commenting. i can tell you that reuters is now reporting that they are not considering it right now, a sale. i think that's kind of right. i think they are just being pitched and they are looking at it so being considered is something like when you are ready to go, you have bankers and lawyers and ready to develop this structure. this is one of the structures. how many satellite providers do you really need out there? they can combine synergies. there is an antitrust issue. okay? the bankers and the lawyers i talked to say that antitrust issue is overblown. liz: it is because if there are only two and both are at risk of dying, they let them go together, like xm and sirius. >> right. that's funny you mentioned that because that is the template essentially. the sirius xm merger is the team plait for this, not a legitimate antitrust concern because as a matter of fact the market is imploding. if you look at it, i think 22 million subscribers for directv, it's something like 12 for dish. they are both declining.
i mean significantly lately. that's one of the reasons why i think the activist hedge fund is pushing for the unloading of directv at&t. this someone of the plans. we were first to rt the were looking to do something. i'm going to cut myself off before i get in trouble. what do you think? liz: i think that's a great idea before i punch you. charlie gasparino. >> you notice they turned up the music. liz: one day after the federal reserve cuts rates, what's the high net worth people out there, the wealthy are buying. which names? [upbeat action music]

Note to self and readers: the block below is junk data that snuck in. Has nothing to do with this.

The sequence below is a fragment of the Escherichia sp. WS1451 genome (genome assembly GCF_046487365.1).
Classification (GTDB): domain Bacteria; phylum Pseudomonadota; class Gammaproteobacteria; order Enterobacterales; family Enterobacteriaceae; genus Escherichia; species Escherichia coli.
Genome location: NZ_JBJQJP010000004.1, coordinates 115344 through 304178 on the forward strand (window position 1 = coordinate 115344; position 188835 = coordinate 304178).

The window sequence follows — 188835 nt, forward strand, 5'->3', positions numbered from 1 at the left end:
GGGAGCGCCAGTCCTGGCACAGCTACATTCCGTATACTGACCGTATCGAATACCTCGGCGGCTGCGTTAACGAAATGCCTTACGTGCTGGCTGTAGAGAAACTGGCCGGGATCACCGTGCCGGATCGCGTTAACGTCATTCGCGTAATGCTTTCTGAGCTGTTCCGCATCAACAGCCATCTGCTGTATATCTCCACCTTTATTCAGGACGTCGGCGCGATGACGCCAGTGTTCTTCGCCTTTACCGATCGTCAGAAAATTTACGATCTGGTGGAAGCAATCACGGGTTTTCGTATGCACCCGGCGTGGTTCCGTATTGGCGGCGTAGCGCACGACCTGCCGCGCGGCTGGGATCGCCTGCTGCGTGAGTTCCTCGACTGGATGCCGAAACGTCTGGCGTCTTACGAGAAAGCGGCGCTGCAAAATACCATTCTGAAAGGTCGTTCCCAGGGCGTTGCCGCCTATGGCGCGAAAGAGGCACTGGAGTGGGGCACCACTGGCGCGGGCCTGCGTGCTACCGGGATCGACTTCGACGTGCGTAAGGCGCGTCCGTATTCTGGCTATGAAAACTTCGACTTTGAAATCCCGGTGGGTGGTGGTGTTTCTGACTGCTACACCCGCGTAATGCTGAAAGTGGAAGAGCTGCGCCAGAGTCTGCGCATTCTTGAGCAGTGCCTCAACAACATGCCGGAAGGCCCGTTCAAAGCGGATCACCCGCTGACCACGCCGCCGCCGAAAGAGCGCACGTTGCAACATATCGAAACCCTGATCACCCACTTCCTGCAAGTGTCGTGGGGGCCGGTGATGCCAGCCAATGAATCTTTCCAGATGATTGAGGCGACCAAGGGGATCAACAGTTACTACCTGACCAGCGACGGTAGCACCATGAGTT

purposes the dow and s&p are still one one% of all time highs. we're joined by fort pitt capital cio charlie smith, high net worth people out there, wealthy are looking at. which names they're looking at to purchase just a day after the fed chopped rates. what stocks are you suggesting to your clients? >> we still like boeing. we think the 737 max will be here in the u.s. sometime early first quarter next year. they can continue to grow the free cash flow beginning second half of next year even rates better than before the crashes. we think they will get that fixed. boeing in the mid 300s is a decent buy. liz: you're in pittsburgh. the pittsburgh from ic light, iron beer. they were famous for the iron curtain defense from the 1970s. what is the iron curtain you suest for your clients,